It's no secret that soccer is considered the world's game. Every four years, the mysterious sport with little scoring, and penalties for using your hands, two aspects seemingly inconceivable to many Americas, captivates everyone from Australia to Slovenia to Chile. And yes, even here in the United States, where matches against England stir enough of a patriotic response to fire up soccer's biggest detractor.
And while the planet's biggest sporting event is happening nearly quite literally on the opposite side of the globe, the contributions and influences from football fanatics -- both fans and players alike -- in the Boston area have still managed to make an impact in South Africa.
No. 1: Clint Dempsey
We know, Dempsey is from Nacogdoches, Texas (a fact that makes him the most hood soccer player, maybe ever), but the 27-year old winger began his professional playing career with the New England Revolution of the MLS. "Deuce" joined the club in 2004, and promptly won MLS Rookie of the Year honors. The following year, Dempsey helped lead the Revs to their best season ever and an appearance in the MLS Cup. It was with New England that Dempsey truly shined, and helped him earn a spot on the 2006 U.S. Men's National Team, which may have been a long-shot previously. (FC Dallas passed him over twice in the MLS draft.)
"You could see he had a little bit of an edge,'' former Revolution assistant coach Pete Simonini said. "By that I mean he was confident, he could shoot with both feet, take people on, play under pressure. And that's what you need."
In December of 2006, Fulham of the English Premier League paid New England a $4 million transfer fee, the largest amount paid for an MLS player at the time. With the Cottagers and the USMNT, Dempsey has turned himself into an international soccer star, but for Deuce, it all began in Gillette Stadium, with the Revs.
No. 2: Robert Kraft
Robert Kraft is not just the owner of the New England Revolution, one of the charter members of the MLS. He's also served as the Investor/Operator of the San Jose Earthquakes for two seasons, had interest in purchasing Liverpool of the English Premier League and had Gillette Stadium play host to the MLS Cup on three separate occasions. Perhaps most importantly though, Kraft is also a big fan of the game, and a major reason why soccer has seen increased popularity around New England.
Kraft, a long-time supporter of the United States hosting the 1994 World Cup, was influential in Foxborough becoming one of the nine host venues in that tournament (two years before the Revs would play their first season). But he didn't stop there. Foxborough has hosted 25 international matches since 1990, for both the men's and women's national teams (the two teams have posted an impressive 20-1-4 combined mark there), as well as contests for the CONCACAF Gold Cup.
And now, the man with an estimated worth of $1.5 billion, is on the Board of Directors seeking to land the 2018 or 2022 World Cup for the United States, a tournament in which Boston would once again play a key role.
No. 3: Taylor Twellman
No, he's not on the U.S. Men's National Team. And no, he's not even playing for the Revolution. But what he is doing is providing timely commentary and instant reaction as World Cup 2010 progresses, 140 characters at a time. Twellman has been very active on Twitter since play began in South Africa, and isn't afraid to tell his 5,000-plus followers exactly what he's thinking.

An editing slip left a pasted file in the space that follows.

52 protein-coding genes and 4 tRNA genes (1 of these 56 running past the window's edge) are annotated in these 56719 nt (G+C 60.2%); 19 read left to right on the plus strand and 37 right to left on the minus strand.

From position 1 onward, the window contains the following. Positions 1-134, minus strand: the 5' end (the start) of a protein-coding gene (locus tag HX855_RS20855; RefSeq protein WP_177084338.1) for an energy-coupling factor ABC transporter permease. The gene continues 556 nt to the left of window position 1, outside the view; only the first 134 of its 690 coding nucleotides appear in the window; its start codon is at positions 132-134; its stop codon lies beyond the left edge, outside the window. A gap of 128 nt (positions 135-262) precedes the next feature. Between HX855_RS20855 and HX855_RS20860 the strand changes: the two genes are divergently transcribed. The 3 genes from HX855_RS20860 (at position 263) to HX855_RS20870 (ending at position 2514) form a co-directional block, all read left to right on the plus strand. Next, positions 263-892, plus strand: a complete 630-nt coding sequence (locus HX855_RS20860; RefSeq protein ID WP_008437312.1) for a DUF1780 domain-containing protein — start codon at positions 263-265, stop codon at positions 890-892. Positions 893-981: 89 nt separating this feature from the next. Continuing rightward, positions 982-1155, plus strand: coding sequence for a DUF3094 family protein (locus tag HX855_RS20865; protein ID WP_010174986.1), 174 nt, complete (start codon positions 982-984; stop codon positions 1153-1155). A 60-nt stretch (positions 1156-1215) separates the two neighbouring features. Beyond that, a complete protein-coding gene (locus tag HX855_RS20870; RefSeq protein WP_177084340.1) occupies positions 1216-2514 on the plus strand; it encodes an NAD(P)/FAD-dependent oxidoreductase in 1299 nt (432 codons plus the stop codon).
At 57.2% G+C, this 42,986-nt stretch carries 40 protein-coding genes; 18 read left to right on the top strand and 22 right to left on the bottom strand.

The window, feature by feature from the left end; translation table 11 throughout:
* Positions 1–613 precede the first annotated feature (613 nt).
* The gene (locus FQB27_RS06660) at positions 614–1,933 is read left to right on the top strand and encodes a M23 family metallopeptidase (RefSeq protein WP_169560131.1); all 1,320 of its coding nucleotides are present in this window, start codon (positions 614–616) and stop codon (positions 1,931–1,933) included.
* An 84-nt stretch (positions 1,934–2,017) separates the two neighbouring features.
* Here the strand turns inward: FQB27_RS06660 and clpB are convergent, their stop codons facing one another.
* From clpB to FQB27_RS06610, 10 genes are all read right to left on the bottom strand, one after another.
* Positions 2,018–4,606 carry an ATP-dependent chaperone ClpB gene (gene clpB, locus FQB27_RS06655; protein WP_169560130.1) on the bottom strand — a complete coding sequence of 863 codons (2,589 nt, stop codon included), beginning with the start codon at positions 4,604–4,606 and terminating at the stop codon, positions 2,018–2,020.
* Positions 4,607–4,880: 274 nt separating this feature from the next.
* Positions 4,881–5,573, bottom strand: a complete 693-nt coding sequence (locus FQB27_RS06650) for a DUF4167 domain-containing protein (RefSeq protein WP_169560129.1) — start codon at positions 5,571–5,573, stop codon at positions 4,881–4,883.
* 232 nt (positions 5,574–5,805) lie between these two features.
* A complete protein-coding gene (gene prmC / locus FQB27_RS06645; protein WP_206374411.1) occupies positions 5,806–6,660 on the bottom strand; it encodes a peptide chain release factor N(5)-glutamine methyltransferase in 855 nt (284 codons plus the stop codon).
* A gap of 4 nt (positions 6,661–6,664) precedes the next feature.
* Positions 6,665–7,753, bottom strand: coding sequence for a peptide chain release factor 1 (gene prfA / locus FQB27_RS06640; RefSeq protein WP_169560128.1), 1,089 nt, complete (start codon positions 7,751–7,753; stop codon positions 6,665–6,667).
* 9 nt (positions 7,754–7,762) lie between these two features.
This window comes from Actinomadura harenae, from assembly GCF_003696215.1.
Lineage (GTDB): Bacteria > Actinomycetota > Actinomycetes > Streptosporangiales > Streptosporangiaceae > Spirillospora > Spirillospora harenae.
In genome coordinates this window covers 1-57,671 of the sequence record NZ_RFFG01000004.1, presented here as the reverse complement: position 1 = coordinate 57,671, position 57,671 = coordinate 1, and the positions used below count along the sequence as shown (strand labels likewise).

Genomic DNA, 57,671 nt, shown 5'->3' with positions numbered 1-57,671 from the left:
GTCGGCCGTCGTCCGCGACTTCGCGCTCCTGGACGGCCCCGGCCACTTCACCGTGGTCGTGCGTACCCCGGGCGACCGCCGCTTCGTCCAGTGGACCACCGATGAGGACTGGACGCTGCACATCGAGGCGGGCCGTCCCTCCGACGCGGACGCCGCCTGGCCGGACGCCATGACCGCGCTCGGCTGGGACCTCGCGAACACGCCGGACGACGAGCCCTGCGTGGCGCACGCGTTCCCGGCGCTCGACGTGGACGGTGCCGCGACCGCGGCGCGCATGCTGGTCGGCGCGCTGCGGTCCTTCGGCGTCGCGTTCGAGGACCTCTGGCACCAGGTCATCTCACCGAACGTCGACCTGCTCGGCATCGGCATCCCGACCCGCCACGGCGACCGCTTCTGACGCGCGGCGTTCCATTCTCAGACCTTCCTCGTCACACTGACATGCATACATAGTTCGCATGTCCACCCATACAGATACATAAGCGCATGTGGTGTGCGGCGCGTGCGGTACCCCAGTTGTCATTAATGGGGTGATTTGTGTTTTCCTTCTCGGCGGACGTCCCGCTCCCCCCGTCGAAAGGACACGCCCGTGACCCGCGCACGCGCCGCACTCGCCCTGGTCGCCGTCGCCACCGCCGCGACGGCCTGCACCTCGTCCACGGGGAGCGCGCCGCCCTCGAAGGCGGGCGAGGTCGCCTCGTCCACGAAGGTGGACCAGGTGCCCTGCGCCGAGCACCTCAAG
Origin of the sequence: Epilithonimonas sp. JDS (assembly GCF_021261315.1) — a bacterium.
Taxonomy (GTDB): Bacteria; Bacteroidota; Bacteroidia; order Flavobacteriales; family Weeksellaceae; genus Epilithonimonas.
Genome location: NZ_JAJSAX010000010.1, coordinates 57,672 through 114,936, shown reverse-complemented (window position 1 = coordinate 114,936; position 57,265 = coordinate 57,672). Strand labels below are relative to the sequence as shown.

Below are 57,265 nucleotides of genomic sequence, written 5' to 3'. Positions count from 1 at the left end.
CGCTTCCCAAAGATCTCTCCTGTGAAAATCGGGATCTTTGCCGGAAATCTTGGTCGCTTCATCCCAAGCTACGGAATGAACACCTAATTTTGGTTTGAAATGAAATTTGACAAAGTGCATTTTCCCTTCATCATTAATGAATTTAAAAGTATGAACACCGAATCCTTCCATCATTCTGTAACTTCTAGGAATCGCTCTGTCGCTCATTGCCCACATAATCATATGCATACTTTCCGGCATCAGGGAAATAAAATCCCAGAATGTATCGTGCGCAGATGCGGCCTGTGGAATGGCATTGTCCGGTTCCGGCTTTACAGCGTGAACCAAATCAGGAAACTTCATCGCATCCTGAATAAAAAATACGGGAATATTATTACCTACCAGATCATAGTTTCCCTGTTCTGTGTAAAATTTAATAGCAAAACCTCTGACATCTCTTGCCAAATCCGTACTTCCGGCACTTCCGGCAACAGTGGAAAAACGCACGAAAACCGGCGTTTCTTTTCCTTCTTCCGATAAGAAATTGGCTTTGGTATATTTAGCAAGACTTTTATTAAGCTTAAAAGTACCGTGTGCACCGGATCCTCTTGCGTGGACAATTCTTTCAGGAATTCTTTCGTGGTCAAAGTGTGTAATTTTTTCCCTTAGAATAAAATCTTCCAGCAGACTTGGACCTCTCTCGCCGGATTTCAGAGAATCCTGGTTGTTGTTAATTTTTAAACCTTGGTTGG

#world cup is definitely going to change with the 2nd group phase games. now teams will have to decide if they wanna advance or not!!!
Additionally, the five-time MLS All-Star and one of the league's best scorers ever, is doing work for Comcast SportsNet New England, appearing on "SportsNet Central’’ to break down that day’s matches.
No. 4: City Of Boston
Like most cities, The Hub is making itself very soccer friendly, with lists of bars and venues showing all the matches. But based on Revolution announcer Brad Feldman's reporting, it would seem the place to be is the North End for Italy matches: "After De Rossi’s goal, prompted by the outburst generated by fans crowded in the cafes and trattorias ... "
Even Fenway Park is getting into the act, playing host to a friendly between Celtic FC of the Scottish Premier League and Sporting Clube de Portugal on July 21 (okay, so it's a couple weeks after the Cup final, but let's cut some slack for a baseball park that's almost 100 years old).
No. 5: Charlie Davies
A native of New Hampshire, Davies spent his college days at Boston College, where he led the Eagles for three seasons. In 2006, his junior (and final) year, he was a finalist for the Hermann Trophy, presented annually to the country's top college soccer player. Davies finished his time as an Eagle with 24 goals in 37 matches, including 15 goals in his final season.
Davies opted for a career in Europe instead of MLS, catching on with Hammarby IF of the Allsvenskan, Sweden's highest league of club soccer. After two successful seasons there -- 18 goals in just 36 matches -- he joined Sochaux of France's Ligue 1 in 2009. Then, unfortunately and tragically, Davies became a household name in October of 2009 when he was seriously injured in a devastating car crash just outside of Washington, D.C.
The U.S. striker suffered a broken right femur and tibia, a broken left elbow, facial fractures and a lacerated bladder. And amazingly, despite all of his injuries, he returned to full training with his club in April, and nearly made the 2010 USMNT World Cup squad before being left off the preliminary 30-man roster.
In many ways, Davies is still with his teammates in South Africa, providing inspiration, and the kind of motivation that never appears on the stat sheets. He is seemingly always on their minds, even when they're celebrating goals, and doing the "stanky leg."